So Richard Dawkins has spoken, explaining his refusal to debate Christian philosopher William Lane Craig.
Forgive me if I’m not impressed with his explanation. Given that the debate is supposed to take place tomorrow, and that the event organizers will have an empty chair at the event (in his absence, Craig will deliver a critique of his God Delusion book), seems like an appropriate way to warm up to it. It’s not like I’ll be able to add anything to the already lengthy conversation–minds much smarter than mine have already said it all–but I can’t resist, so here goes. I’ll just proceed in point-counter-point style.
Dawkins begins with a bang:
Don’t feel embarrassed if you’ve never heard of William Lane Craig. He parades himself as a philosopher, but none of the professors of philosophy whom I consulted had heard his name either. Perhaps he is a “theologian”. For some years now, Craig has been increasingly importunate in his efforts to cajole, harass or defame me into a debate with him. I have consistently refused, in the spirit, if not the letter, of a famous retort by the then president of the Royal Society: “That would look great on your CV, not so good on mine”.
This is quite a rhetorical backhand. Dawkins has his nose turned way, way up at Craig in this comment. It is typical of him. A close examination of the facts shows it to be flatly false, however.
All fine and good. I simply see no reason to buy that, though. I need an argument, a good one, not just a series of rhetorical jabs and loaded words—which is what he usually offers for this view.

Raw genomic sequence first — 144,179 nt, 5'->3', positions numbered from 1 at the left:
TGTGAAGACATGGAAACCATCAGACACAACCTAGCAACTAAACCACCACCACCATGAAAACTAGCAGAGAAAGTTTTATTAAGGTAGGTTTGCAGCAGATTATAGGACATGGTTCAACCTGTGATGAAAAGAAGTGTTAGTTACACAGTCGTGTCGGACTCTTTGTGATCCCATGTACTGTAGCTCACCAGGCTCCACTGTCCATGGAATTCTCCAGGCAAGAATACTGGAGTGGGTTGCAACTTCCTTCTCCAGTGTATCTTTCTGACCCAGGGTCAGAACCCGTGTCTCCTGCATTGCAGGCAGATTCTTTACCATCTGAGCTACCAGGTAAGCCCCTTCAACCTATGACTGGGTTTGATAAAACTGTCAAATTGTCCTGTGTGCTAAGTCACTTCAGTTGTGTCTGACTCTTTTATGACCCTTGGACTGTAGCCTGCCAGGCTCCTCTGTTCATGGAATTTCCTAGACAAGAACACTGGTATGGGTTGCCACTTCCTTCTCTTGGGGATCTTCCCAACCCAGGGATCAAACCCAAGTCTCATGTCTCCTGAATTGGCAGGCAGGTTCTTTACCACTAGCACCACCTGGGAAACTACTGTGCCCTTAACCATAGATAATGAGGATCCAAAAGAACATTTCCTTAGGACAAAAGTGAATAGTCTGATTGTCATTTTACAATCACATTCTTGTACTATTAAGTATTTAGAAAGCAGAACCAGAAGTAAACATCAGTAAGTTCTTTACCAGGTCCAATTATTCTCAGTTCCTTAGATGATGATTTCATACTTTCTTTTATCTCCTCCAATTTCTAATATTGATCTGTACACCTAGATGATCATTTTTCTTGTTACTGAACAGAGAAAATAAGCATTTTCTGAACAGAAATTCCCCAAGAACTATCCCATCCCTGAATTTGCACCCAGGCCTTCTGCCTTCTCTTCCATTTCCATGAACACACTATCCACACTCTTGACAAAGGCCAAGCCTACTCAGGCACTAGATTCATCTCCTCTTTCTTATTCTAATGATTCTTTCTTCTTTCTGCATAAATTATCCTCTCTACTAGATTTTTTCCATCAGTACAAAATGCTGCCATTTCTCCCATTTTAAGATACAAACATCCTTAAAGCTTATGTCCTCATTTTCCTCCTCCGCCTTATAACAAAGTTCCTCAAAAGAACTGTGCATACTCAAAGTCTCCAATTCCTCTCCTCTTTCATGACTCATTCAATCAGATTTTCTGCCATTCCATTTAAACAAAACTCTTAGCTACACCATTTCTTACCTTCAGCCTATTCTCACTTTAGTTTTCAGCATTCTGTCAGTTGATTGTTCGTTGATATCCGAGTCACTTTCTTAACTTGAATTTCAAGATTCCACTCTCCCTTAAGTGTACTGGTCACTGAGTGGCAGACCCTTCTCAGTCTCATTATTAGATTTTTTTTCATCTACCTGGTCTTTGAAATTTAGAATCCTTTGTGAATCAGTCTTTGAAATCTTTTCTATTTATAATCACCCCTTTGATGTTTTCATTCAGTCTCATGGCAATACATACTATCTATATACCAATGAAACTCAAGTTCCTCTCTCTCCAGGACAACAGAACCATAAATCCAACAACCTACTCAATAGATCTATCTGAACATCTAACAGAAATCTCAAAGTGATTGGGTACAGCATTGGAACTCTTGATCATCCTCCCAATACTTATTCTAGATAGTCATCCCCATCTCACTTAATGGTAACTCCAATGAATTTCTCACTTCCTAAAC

First, before I get to the facts, though, let me address the “theologian” comment. In normal parlance, calling someone a theologian is not an insult, for theology is a body of knowledge and is a discipline of study every bit as legitimate as other academic disciplines. However, when guys like Dawkins says it, it is an insult. To him and his ilk, theology is utterly silly and is such junk that it cannot even come close to being a discipline of study. In addition, if asking some philosophy professors if they’ve ever heard of WLC before is all he did to investigate who Craig is, he is being seriously negligent in his homework.
On to the main claim: is Craig a small-fry? A look at his credentials weighs in decisively against this. He would have a point if Craig were actually, say, The Pugnacious Irishman. He does not have an obligation to accept any and every challenge that comes his way. If I were to challenge him to a dual to be held at the Kiwanis Club of Cole County, Mo, a refusal would be reasonable. I really am a small-fry.